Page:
Make times-tables fun with fingers!

Students often ask me is ‘Why is maths so important?’ ‘Why do we have to study maths every day?’ They often find it a hard subject, so I’m going to show you a neat way to multiply numbers using your fingers. This really appeals to children (well, to everyone, actually!). And it works for the times-tables from 6 to 9.

The bad old days!

I often think back to my schooldays and try to remember what I actually learned. The maths lessons I did at school are hazy, to say the least. One of the main reasons is that our teachers didn’t engage us, didn’t make the lessons memorable at all. It was all talk and chalk. The teachers stood there writing masses of equations on the board, and we just copied down what they wrote. We even had things called ‘logarithm books’. I didn’t know what they were for then, and I’m still not sure now! (Something to do with making complex calculations easier, but, as I struggled with simple calculations, not much help to me!) Those books looked like some type of secret code, and we could never see any real-world applications. In fact, as a punishment, we sometimes had to copy out pages of logarithms. As you can imagine, this just added to the negative feelings a lot of us had about maths.

A welcome change

These days teaching has changed, thank God! Maths is now a lot more creative and hands-on. As I mentioned in the origami post, maths can be introduced in an engaging way, even to the youngest of learners. It really is a question of getting students interested.

So when students tell me they’re going to be professional football players, I tell them about the maths research done in the University of Amsterdam. The Association for Psychological Science found that during during World Cup penalty shoot-outs the goalkeeper for the team that’s losing is twice as likely to dive to the right! So maths, or in this case, statistics, could be helpful in winning the World Cup. In case you’re interested, more details here:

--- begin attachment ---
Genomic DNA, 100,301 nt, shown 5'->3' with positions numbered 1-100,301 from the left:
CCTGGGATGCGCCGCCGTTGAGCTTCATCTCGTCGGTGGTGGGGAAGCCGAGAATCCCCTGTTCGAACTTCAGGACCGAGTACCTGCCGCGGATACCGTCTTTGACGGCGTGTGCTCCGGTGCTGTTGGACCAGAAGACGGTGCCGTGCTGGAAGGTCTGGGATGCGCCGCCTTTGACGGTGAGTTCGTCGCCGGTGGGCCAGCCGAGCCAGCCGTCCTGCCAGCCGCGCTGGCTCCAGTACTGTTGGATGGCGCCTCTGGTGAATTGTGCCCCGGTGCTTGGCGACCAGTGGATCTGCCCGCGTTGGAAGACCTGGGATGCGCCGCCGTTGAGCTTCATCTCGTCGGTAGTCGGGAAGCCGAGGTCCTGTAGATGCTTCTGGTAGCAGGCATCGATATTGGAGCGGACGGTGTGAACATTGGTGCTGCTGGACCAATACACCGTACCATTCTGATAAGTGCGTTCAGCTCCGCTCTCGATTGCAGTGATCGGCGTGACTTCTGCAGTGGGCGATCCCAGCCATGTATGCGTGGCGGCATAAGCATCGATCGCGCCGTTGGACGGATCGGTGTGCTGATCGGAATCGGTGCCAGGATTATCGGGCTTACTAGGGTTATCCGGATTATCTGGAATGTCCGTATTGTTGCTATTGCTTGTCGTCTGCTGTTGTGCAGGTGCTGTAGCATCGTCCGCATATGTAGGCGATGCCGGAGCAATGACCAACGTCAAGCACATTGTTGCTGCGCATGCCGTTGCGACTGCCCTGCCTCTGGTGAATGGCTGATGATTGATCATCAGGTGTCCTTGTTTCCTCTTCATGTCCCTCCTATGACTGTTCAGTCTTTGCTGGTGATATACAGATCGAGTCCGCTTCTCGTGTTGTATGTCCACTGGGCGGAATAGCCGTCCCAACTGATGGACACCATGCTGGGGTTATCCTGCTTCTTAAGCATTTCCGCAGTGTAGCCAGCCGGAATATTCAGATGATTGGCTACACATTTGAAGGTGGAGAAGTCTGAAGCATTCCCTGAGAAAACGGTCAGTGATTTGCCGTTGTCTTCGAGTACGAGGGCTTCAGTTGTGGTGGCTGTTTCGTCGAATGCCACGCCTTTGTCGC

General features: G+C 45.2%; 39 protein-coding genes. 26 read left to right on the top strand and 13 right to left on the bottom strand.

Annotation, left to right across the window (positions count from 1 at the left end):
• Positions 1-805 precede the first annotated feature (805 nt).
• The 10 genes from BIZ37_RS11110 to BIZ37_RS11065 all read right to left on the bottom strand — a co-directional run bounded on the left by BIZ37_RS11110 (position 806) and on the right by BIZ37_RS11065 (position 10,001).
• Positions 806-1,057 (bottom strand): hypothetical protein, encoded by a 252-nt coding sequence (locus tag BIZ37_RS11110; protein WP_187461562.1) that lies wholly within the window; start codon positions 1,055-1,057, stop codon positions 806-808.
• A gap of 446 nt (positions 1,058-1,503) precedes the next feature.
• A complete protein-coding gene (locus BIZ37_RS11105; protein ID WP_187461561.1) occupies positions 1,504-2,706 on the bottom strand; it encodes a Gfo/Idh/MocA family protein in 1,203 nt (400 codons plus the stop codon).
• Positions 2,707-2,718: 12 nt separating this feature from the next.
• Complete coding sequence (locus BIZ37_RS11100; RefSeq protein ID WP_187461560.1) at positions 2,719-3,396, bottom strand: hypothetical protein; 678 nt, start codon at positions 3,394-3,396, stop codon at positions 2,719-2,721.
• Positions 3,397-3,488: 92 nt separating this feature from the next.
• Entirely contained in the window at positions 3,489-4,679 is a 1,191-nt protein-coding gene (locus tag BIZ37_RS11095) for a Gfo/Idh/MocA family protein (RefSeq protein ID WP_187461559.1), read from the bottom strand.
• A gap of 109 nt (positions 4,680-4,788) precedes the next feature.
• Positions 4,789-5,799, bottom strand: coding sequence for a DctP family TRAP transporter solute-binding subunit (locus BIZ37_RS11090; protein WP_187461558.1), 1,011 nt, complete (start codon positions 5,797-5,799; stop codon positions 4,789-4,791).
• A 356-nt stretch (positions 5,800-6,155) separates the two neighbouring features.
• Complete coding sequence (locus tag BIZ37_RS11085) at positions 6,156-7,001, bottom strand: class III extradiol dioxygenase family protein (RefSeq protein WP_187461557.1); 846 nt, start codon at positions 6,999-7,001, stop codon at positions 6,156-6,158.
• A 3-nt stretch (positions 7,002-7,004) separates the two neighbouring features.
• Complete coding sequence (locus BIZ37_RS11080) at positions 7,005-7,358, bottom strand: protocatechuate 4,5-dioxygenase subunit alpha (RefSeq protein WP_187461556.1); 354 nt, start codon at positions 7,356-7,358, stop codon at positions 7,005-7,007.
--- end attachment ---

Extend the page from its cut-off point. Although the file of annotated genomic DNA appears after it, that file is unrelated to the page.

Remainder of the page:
When my students tell me that they want to design computer games, they’re often shocked by the realisation that they’ll need knowledge of maths too.

So all the time I try to engage the students with short stories or ‘factoids’, as Sheldon from The Big Bang Theory calls them. These small pieces of trivial but interesting information are especially useful. They’re bite-sized pieces of information that children and teenagers can understand.

Have fun with maths!

Ways of learning multiplication are quite easy to ‘sell’ to the students, as they all know that it’s on the syllabus. There are lots of ways to multiply numbers using your fingers, though I think that this is by far the easiest. I’m including this mainly for teachers who have been on my Dramatising Storytelling workshop. (I talk about the history of numbers and finish by showing the class how to do multiplication on your fingers. Some of you have written to me saying you couldn’t remember how to do it, so this is for you). Generally, primary students don’t have so many problems with the multiplication of numbers between 2 and 5, and can easily see patterns in the numbers. The same goes for the ten-times table. However, from 6–9 it’s a lot more complicated. This is one of those activities that students go home and show their parents – there’s something quite magical about it. Have fun!


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